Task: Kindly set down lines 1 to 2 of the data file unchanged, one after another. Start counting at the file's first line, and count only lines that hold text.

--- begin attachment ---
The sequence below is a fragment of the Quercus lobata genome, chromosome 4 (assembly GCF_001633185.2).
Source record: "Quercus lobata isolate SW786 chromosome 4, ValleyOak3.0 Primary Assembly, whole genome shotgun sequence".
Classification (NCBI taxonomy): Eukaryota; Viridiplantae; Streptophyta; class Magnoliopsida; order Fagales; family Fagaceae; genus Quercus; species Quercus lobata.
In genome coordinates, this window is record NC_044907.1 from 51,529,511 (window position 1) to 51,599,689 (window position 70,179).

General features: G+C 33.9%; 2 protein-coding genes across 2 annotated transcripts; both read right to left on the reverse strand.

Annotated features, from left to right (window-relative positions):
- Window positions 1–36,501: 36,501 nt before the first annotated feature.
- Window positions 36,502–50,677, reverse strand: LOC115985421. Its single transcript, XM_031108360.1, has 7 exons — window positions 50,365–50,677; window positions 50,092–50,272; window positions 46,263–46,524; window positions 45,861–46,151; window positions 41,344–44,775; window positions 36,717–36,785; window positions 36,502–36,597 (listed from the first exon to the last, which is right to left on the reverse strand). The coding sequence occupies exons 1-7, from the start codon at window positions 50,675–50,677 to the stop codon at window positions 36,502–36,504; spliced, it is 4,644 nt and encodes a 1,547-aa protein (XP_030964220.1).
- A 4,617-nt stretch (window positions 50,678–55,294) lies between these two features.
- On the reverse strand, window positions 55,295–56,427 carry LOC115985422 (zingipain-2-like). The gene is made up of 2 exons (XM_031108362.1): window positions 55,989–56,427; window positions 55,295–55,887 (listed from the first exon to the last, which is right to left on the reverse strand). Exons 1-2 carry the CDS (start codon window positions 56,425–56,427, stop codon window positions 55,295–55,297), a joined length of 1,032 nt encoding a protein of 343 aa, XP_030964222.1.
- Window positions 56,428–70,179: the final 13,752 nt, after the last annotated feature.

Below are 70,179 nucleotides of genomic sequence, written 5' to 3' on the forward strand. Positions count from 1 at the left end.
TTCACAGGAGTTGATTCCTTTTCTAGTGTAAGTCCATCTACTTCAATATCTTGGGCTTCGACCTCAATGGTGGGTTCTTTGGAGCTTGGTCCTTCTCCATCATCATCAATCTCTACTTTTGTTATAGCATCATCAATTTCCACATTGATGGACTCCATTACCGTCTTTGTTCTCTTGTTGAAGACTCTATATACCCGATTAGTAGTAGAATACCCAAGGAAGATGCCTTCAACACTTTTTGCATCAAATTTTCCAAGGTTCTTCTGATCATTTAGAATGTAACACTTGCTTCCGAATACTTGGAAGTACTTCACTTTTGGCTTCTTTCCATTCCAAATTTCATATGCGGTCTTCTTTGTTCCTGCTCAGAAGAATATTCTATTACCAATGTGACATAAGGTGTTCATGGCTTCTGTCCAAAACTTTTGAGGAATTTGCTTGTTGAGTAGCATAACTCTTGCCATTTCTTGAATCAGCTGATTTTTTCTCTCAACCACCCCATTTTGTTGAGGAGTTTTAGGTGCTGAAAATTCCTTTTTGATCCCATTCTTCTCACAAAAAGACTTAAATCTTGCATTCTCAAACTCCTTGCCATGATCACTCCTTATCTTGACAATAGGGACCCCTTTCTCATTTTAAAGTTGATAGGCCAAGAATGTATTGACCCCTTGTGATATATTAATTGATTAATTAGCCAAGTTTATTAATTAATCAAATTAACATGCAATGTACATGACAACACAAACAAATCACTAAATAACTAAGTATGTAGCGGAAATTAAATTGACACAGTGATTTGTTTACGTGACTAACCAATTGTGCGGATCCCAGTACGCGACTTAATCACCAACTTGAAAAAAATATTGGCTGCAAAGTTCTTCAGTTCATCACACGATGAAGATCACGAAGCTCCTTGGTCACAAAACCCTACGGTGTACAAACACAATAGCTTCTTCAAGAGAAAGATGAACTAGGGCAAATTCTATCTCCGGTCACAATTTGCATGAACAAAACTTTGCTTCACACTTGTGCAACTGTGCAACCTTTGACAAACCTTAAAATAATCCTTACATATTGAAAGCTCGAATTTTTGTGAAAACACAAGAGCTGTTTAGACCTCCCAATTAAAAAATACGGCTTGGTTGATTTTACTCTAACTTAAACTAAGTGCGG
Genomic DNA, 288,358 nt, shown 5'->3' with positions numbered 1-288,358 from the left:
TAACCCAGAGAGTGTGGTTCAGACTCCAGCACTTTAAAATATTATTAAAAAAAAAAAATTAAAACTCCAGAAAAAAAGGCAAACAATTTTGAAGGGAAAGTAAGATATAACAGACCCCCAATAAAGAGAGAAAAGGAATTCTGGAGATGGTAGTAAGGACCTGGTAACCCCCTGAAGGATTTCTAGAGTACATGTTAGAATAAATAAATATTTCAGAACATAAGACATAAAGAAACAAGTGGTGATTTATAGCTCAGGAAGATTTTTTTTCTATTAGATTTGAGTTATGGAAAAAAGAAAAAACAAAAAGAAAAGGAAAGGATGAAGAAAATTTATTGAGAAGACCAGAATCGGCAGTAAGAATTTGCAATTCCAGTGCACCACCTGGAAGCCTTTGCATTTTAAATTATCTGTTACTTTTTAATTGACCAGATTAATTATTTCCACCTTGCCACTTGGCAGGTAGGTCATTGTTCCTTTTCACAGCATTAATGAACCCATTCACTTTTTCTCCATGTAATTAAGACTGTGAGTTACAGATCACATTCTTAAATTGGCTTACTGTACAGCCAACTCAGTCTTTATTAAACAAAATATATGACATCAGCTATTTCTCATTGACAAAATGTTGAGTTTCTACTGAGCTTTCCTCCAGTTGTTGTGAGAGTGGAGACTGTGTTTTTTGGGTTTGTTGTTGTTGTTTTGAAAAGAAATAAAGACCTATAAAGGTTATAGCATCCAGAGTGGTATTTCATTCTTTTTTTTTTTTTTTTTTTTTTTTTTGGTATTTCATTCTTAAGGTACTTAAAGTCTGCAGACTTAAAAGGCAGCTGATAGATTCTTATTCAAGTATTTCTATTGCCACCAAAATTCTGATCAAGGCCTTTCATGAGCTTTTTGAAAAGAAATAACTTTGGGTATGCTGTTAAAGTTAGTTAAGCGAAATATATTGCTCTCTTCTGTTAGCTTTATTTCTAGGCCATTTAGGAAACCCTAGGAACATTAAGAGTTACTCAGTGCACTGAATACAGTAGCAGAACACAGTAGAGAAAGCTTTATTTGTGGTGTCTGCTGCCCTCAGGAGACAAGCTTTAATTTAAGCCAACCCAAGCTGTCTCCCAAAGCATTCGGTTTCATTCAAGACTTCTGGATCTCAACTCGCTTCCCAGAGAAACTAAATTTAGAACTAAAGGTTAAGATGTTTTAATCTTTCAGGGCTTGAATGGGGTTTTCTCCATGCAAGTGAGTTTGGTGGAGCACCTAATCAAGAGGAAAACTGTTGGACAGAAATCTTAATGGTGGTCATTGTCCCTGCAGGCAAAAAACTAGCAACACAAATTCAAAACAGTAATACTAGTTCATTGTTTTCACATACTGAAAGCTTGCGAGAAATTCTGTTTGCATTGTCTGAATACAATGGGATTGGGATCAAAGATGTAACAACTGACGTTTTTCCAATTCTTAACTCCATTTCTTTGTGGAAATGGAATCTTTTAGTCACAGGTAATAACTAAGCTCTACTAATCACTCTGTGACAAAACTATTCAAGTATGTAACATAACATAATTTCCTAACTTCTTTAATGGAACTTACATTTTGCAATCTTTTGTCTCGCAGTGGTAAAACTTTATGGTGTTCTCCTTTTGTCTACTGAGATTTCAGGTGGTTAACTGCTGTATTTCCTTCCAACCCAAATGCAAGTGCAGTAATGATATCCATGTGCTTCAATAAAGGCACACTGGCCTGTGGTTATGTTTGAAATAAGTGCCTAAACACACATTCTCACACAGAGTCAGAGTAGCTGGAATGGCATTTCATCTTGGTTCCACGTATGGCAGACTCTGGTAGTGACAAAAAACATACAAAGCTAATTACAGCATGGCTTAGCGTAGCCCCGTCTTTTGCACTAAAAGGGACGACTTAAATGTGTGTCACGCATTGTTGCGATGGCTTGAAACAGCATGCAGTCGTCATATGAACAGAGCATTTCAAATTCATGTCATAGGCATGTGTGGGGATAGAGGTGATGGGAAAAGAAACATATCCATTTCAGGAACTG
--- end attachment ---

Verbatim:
The sequence below is a fragment of the Quercus lobata genome, chromosome 4 (assembly GCF_001633185.2).
Source record: "Quercus lobata isolate SW786 chromosome 4, ValleyOak3.0 Primary Assembly, whole genome shotgun sequence".